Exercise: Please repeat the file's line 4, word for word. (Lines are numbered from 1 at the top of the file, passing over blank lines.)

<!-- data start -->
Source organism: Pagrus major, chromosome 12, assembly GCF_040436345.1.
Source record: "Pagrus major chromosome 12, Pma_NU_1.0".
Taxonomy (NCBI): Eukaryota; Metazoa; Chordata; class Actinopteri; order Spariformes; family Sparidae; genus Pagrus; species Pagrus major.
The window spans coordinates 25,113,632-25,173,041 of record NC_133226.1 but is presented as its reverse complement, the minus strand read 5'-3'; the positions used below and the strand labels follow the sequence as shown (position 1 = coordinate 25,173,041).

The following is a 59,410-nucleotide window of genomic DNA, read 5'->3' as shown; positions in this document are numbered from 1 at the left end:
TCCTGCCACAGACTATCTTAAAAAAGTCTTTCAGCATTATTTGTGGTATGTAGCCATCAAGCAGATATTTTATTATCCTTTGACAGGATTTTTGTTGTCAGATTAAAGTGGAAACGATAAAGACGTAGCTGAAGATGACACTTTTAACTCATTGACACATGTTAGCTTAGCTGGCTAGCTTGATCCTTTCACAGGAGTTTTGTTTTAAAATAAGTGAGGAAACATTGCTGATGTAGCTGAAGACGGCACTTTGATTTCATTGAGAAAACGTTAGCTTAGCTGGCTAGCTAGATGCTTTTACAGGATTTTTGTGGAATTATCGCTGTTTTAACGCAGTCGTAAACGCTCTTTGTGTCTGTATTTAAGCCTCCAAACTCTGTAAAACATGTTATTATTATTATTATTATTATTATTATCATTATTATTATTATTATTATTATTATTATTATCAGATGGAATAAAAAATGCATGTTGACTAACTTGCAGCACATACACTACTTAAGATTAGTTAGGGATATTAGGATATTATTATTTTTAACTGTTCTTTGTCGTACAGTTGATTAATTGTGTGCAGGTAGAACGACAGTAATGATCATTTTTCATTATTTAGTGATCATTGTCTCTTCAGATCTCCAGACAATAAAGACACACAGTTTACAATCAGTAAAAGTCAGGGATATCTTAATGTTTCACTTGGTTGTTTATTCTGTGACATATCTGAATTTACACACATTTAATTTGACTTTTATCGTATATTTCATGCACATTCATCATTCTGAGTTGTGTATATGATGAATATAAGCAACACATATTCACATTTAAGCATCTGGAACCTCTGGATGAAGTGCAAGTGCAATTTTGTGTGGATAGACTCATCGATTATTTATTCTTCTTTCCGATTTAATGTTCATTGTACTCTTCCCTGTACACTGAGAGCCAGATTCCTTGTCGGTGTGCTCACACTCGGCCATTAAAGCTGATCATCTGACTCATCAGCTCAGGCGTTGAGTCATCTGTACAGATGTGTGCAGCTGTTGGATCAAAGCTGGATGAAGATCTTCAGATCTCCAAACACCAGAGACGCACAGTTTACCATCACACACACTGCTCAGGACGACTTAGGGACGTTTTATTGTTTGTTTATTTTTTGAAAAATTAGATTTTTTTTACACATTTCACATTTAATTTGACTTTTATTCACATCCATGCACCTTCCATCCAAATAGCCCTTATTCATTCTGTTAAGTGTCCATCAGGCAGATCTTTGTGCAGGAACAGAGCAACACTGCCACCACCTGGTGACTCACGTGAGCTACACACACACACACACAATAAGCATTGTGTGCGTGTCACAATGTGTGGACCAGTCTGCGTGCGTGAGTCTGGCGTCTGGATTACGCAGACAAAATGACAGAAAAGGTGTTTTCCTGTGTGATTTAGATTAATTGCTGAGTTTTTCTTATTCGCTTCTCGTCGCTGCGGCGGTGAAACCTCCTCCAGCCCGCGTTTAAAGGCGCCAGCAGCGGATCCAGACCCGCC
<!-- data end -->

The window spans coordinates 25,113,632-25,173,041 of record NC_133226.1 but is presented as its reverse complement, the minus strand read 5'-3'; the positions used below and the strand labels follow the sequence as shown (position 1 = coordinate 25,173,041).